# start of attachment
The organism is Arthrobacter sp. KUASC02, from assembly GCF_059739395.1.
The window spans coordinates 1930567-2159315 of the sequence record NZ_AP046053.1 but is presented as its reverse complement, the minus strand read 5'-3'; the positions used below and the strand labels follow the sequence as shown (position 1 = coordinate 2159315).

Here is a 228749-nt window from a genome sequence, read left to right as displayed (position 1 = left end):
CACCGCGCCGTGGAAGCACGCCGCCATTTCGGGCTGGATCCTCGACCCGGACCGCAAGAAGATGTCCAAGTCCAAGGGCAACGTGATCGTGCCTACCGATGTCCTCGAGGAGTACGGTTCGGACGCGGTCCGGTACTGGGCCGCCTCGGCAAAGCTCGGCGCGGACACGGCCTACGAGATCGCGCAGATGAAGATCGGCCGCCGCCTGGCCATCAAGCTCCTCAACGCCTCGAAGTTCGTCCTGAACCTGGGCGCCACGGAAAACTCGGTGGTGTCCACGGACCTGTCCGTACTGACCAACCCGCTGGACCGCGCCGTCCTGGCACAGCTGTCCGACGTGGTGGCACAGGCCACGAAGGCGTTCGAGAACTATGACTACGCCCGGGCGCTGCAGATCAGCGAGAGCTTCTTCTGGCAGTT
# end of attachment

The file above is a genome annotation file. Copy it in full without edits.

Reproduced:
The organism is Arthrobacter sp. KUASC02, from assembly GCF_059739395.1.
The window spans coordinates 1930567-2159315 of the sequence record NZ_AP046053.1 but is presented as its reverse complement, the minus strand read 5'-3'; the positions used below and the strand labels follow the sequence as shown (position 1 = coordinate 2159315).

Here is a 228749-nt window from a genome sequence, read left to right as displayed (position 1 = left end):
CACCGCGCCGTGGAAGCACGCCGCCATTTCGGGCTGGATCCTCGACCCGGACCGCAAGAAGATGTCCAAGTCCAAGGGCAACGTGATCGTGCCTACCGATGTCCTCGAGGAGTACGGTTCGGACGCGGTCCGGTACTGGGCCGCCTCGGCAAAGCTCGGCGCGGACACGGCCTACGAGATCGCGCAGATGAAGATCGGCCGCCGCCTGGCCATCAAGCTCCTCAACGCCTCGAAGTTCGTCCTGAACCTGGGCGCCACGGAAAACTCGGTGGTGTCCACGGACCTGTCCGTACTGACCAACCCGCTGGACCGCGCCGTCCTGGCACAGCTGTCCGACGTGGTGGCACAGGCCACGAAGGCGTTCGAGAACTATGACTACGCCCGGGCGCTGCAGATCAGCGAGAGCTTCTTCTGGCAGTT